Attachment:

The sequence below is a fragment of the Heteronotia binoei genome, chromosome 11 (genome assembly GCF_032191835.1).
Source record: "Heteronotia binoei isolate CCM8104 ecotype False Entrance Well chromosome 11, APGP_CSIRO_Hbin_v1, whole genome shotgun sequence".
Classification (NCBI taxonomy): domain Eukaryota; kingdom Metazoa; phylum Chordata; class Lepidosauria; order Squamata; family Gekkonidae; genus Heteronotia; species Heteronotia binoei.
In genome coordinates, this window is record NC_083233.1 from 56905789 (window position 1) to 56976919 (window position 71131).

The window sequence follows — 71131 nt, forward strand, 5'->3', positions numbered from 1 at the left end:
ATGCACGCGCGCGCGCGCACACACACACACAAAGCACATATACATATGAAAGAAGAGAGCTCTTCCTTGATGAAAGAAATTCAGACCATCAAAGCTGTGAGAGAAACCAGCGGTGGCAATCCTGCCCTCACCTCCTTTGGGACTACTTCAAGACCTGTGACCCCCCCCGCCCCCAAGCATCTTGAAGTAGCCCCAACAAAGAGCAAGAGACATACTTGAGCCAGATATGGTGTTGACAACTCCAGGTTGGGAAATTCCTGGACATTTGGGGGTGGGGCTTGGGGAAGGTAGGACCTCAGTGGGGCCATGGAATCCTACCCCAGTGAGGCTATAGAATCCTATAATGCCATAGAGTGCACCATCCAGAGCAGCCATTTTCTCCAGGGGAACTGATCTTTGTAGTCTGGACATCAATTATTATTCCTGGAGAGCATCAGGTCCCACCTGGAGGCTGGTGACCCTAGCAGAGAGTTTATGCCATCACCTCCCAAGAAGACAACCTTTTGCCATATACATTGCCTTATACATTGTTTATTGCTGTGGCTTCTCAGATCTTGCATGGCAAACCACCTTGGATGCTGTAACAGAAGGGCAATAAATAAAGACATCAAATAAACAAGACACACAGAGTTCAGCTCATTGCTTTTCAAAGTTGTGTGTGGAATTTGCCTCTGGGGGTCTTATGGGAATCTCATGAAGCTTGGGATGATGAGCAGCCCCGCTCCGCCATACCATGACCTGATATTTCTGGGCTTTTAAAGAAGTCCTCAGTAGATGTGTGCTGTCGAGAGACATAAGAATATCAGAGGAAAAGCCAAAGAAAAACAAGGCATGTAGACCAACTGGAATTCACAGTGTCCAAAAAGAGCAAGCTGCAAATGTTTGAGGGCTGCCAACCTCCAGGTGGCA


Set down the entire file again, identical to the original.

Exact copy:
The sequence below is a fragment of the Heteronotia binoei genome, chromosome 11 (genome assembly GCF_032191835.1).
Source record: "Heteronotia binoei isolate CCM8104 ecotype False Entrance Well chromosome 11, APGP_CSIRO_Hbin_v1, whole genome shotgun sequence".
Classification (NCBI taxonomy): domain Eukaryota; kingdom Metazoa; phylum Chordata; class Lepidosauria; order Squamata; family Gekkonidae; genus Heteronotia; species Heteronotia binoei.
In genome coordinates, this window is record NC_083233.1 from 56905789 (window position 1) to 56976919 (window position 71131).

The window sequence follows — 71131 nt, forward strand, 5'->3', positions numbered from 1 at the left end:
ATGCACGCGCGCGCGCGCACACACACACACAAAGCACATATACATATGAAAGAAGAGAGCTCTTCCTTGATGAAAGAAATTCAGACCATCAAAGCTGTGAGAGAAACCAGCGGTGGCAATCCTGCCCTCACCTCCTTTGGGACTACTTCAAGACCTGTGACCCCCCCCGCCCCCAAGCATCTTGAAGTAGCCCCAACAAAGAGCAAGAGACATACTTGAGCCAGATATGGTGTTGACAACTCCAGGTTGGGAAATTCCTGGACATTTGGGGGTGGGGCTTGGGGAAGGTAGGACCTCAGTGGGGCCATGGAATCCTACCCCAGTGAGGCTATAGAATCCTATAATGCCATAGAGTGCACCATCCAGAGCAGCCATTTTCTCCAGGGGAACTGATCTTTGTAGTCTGGACATCAATTATTATTCCTGGAGAGCATCAGGTCCCACCTGGAGGCTGGTGACCCTAGCAGAGAGTTTATGCCATCACCTCCCAAGAAGACAACCTTTTGCCATATACATTGCCTTATACATTGTTTATTGCTGTGGCTTCTCAGATCTTGCATGGCAAACCACCTTGGATGCTGTAACAGAAGGGCAATAAATAAAGACATCAAATAAACAAGACACACAGAGTTCAGCTCATTGCTTTTCAAAGTTGTGTGTGGAATTTGCCTCTGGGGGTCTTATGGGAATCTCATGAAGCTTGGGATGATGAGCAGCCCCGCTCCGCCATACCATGACCTGATATTTCTGGGCTTTTAAAGAAGTCCTCAGTAGATGTGTGCTGTCGAGAGACATAAGAATATCAGAGGAAAAGCCAAAGAAAAACAAGGCATGTAGACCAACTGGAATTCACAGTGTCCAAAAAGAGCAAGCTGCAAATGTTTGAGGGCTGCCAACCTCCAGGTGGCA